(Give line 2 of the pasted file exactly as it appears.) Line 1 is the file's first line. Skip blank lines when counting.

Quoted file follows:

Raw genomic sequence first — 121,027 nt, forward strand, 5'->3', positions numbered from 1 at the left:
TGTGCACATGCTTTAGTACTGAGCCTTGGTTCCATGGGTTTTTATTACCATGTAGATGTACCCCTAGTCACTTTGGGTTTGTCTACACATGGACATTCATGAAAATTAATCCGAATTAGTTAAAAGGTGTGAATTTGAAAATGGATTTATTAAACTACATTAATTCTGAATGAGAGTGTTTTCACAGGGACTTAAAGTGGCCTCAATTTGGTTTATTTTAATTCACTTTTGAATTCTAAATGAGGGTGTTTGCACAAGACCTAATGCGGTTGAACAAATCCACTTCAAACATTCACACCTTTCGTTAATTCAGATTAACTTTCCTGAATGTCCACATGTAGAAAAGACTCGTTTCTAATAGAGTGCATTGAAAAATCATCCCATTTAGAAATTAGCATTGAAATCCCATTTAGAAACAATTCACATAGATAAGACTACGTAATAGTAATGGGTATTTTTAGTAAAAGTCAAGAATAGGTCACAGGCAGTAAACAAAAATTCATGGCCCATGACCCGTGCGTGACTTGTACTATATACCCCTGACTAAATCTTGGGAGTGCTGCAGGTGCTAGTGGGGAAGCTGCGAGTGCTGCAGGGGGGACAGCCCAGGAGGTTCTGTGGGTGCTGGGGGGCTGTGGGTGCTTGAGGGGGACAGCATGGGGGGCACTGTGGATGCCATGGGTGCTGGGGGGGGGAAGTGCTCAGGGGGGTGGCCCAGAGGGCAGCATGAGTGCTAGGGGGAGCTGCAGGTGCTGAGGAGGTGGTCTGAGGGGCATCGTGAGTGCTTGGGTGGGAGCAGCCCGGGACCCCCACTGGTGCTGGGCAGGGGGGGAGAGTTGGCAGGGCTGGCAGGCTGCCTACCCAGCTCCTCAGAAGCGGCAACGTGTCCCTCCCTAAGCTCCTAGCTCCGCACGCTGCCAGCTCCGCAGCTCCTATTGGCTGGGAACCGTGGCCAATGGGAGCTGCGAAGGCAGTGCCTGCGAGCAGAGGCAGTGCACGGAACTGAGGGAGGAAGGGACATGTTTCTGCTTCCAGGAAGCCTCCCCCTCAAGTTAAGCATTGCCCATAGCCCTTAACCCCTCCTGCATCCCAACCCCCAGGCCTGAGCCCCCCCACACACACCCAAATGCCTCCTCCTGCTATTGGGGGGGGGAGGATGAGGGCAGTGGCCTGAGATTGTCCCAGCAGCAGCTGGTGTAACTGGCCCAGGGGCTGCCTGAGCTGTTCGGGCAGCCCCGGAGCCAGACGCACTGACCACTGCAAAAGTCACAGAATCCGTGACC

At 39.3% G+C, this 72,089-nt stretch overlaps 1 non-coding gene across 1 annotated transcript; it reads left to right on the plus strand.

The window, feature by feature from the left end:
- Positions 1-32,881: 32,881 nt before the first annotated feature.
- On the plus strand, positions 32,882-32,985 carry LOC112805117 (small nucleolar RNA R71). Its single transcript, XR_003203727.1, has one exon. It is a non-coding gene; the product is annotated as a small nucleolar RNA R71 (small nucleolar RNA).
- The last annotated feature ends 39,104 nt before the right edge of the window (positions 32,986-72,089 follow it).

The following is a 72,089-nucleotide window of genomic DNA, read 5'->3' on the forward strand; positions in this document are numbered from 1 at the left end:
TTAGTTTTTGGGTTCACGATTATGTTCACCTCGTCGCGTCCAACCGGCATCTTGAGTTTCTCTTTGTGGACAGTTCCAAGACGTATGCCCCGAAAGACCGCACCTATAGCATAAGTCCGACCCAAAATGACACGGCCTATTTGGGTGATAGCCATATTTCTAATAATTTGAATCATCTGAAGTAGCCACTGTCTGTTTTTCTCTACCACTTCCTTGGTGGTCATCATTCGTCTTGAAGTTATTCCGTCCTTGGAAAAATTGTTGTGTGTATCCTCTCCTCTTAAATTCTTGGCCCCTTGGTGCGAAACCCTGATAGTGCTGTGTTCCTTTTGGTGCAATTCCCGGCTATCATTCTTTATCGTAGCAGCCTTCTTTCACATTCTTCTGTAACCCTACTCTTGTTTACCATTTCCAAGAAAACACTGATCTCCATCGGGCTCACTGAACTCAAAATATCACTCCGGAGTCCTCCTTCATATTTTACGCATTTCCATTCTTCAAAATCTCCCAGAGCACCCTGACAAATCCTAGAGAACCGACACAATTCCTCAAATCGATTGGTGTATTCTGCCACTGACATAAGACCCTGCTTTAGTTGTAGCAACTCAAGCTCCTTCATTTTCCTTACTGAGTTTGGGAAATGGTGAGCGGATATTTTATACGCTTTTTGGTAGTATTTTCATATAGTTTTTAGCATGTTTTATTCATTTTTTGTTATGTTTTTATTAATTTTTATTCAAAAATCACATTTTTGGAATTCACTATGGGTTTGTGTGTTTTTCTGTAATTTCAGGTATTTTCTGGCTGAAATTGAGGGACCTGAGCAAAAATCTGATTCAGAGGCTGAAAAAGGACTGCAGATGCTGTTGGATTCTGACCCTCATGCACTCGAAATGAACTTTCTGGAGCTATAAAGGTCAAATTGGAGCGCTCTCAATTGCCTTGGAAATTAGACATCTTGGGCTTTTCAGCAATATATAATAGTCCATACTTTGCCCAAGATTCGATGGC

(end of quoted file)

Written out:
TGTGCACATGCTTTAGTACTGAGCCTTGGTTCCATGGGTTTTTATTACCATGTAGATGTACCCCTAGTCACTTTGGGTTTGTCTACACATGGACATTCATGAAAATTAATCCGAATTAGTTAAAAGGTGTGAATTTGAAAATGGATTTATTAAACTACATTAATTCTGAATGAGAGTGTTTTCACAGGGACTTAAAGTGGCCTCAATTTGGTTTATTTTAATTCACTTTTGAATTCTAAATGAGGGTGTTTGCACAAGACCTAATGCGGTTGAACAAATCCACTTCAAACATTCACACCTTTCGTTAATTCAGATTAACTTTCCTGAATGTCCACATGTAGAAAAGACTCGTTTCTAATAGAGTGCATTGAAAAATCATCCCATTTAGAAATTAGCATTGAAATCCCATTTAGAAACAATTCACATAGATAAGACTACGTAATAGTAATGGGTATTTTTAGTAAAAGTCAAGAATAGGTCACAGGCAGTAAACAAAAATTCATGGCCCATGACCCGTGCGTGACTTGTACTATATACCCCTGACTAAATCTTGGGAGTGCTGCAGGTGCTAGTGGGGAAGCTGCGAGTGCTGCAGGGGGGACAGCCCAGGAGGTTCTGTGGGTGCTGGGGGGCTGTGGGTGCTTGAGGGGGACAGCATGGGGGGCACTGTGGATGCCATGGGTGCTGGGGGGGGGAAGTGCTCAGGGGGGTGGCCCAGAGGGCAGCATGAGTGCTAGGGGGAGCTGCAGGTGCTGAGGAGGTGGTCTGAGGGGCATCGTGAGTGCTTGGGTGGGAGCAGCCCGGGACCCCCACTGGTGCTGGGCAGGGGGGGAGAGTTGGCAGGGCTGGCAGGCTGCCTACCCAGCTCCTCAGAAGCGGCAACGTGTCCCTCCCTAAGCTCCTAGCTCCGCACGCTGCCAGCTCCGCAGCTCCTATTGGCTGGGAACCGTGGCCAATGGGAGCTGCGAAGGCAGTGCCTGCGAGCAGAGGCAGTGCACGGAACTGAGGGAGGAAGGGACATGTTTCTGCTTCCAGGAAGCCTCCCCCTCAAGTTAAGCATTGCCCATAGCCCTTAACCCCTCCTGCATCCCAACCCCCAGGCCTGAGCCCCCCCACACACACCCAAATGCCTCCTCCTGCTATTGGGGGGGGGAGGATGAGGGCAGTGGCCTGAGATTGTCCCAGCAGCAGCTGGTGTAACTGGCCCAGGGGCTGCCTGAGCTGTTCGGGCAGCCCCGGAGCCAGACGCACTGACCACTGCAAAAGTCACAGAATCCGTGACC